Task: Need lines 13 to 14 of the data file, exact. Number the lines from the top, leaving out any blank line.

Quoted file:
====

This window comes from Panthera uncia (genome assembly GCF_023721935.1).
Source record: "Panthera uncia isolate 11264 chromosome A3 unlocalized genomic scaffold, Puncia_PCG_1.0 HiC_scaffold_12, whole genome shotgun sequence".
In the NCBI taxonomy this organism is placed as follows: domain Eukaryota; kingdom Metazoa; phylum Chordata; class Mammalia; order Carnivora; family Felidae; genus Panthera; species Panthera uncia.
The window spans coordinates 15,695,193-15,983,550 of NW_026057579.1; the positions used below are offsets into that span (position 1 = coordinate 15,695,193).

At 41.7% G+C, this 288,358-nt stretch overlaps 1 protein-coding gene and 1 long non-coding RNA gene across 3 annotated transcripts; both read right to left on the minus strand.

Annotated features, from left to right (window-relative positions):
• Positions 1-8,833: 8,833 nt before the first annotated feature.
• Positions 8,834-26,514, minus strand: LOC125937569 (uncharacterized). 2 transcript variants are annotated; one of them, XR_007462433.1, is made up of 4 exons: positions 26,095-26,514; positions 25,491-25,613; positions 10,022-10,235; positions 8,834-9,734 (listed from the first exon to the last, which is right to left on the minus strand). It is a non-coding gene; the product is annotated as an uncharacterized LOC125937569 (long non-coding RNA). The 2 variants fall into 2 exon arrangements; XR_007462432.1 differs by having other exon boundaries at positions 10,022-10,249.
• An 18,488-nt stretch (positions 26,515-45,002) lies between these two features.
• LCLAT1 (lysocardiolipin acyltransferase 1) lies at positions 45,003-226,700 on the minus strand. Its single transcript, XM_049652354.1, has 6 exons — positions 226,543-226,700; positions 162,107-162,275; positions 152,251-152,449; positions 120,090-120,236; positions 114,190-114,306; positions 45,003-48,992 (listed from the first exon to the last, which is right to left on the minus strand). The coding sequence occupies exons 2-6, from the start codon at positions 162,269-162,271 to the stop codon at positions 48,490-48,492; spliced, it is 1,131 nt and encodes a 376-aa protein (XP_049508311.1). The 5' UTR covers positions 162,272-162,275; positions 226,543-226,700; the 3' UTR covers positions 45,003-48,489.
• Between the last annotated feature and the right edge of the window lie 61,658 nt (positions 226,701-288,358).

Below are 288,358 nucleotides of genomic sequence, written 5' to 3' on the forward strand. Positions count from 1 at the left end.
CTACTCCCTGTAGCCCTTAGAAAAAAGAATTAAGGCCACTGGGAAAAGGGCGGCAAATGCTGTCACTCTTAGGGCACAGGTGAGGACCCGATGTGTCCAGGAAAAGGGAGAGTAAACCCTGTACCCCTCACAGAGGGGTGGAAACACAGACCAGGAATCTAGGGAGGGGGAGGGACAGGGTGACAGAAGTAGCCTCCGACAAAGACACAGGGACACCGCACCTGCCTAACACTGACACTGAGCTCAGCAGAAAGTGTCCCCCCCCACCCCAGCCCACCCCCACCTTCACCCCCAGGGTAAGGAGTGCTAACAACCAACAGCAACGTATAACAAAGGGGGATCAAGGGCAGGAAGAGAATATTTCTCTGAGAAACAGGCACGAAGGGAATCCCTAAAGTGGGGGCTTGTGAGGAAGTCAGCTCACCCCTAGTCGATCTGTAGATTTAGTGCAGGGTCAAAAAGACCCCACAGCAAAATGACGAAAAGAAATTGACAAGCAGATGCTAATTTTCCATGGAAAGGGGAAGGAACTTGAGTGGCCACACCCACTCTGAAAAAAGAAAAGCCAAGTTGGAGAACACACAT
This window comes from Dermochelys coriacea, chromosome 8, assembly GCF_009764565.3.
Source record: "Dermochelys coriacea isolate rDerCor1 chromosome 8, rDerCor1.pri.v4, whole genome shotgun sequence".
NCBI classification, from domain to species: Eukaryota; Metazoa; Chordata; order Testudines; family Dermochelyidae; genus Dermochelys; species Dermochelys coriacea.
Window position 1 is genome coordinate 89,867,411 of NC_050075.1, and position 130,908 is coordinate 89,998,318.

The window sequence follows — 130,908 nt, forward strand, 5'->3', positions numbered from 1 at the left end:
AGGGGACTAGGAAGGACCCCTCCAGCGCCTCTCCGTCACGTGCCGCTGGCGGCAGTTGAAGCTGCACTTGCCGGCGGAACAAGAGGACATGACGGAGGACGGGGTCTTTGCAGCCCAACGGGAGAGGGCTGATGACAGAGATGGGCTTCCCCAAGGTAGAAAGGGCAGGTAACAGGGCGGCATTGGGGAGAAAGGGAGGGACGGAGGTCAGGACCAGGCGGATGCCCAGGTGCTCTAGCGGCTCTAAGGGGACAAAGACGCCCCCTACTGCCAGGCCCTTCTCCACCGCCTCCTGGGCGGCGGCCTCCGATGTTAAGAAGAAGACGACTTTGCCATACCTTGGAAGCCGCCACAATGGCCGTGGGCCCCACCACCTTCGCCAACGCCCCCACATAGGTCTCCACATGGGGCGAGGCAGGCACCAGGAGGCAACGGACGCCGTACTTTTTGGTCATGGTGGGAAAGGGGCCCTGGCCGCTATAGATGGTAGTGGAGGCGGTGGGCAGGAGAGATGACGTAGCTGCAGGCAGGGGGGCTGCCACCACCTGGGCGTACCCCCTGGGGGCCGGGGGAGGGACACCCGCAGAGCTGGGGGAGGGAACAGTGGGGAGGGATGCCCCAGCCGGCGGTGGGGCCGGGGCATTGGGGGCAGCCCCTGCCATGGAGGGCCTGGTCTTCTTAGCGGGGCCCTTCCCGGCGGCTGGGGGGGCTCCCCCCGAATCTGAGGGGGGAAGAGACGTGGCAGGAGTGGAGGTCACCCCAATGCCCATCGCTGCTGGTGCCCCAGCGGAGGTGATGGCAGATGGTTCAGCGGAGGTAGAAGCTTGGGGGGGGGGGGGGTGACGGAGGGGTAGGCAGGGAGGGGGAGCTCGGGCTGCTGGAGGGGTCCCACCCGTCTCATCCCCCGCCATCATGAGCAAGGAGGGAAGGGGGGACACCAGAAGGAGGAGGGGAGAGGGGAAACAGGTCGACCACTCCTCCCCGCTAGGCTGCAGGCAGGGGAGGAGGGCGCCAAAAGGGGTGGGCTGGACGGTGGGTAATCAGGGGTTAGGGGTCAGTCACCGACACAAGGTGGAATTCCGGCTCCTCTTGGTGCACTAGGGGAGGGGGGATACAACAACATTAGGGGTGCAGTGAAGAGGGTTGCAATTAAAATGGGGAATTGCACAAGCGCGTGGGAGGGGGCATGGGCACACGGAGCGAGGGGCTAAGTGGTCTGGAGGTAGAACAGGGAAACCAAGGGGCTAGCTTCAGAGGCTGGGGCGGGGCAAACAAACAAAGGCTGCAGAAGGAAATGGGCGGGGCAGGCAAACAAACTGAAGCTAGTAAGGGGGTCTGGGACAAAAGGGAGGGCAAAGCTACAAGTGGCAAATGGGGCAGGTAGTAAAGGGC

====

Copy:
CTACTCCCTGTAGCCCTTAGAAAAAAGAATTAAGGCCACTGGGAAAAGGGCGGCAAATGCTGTCACTCTTAGGGCACAGGTGAGGACCCGATGTGTCCAGGAAAAGGGAGAGTAAACCCTGTACCCCTCACAGAGGGGTGGAAACACAGACCAGGAATCTAGGGAGGGGGAGGGACAGGGTGACAGAAGTAGCCTCCGACAAAGACACAGGGACACCGCACCTGCCTAACACTGACACTGAGCTCAGCAGAAAGTGTCCCCCCCCACCCCAGCCCACCCCCACCTTCACCCCCAGGGTAAGGAGTGCTAACAACCAACAGCAACGTATAACAAAGGGGGATCAAGGGCAGGAAGAGAATATTTCTCTGAGAAACAGGCACGAAGGGAATCCCTAAAGTGGGGGCTTGTGAGGAAGTCAGCTCACCCCTAGTCGATCTGTAGATTTAGTGCAGGGTCAAAAAGACCCCACAGCAAAATGACGAAAAGAAATTGACAAGCAGATGCTAATTTTCCATGGAAAGGGGAAGGAACTTGAGTGGCCACACCCACTCTGAAAAAAGAAAAGCCAAGTTGGAGAACACACAT
This window comes from Dermochelys coriacea, chromosome 8, assembly GCF_009764565.3.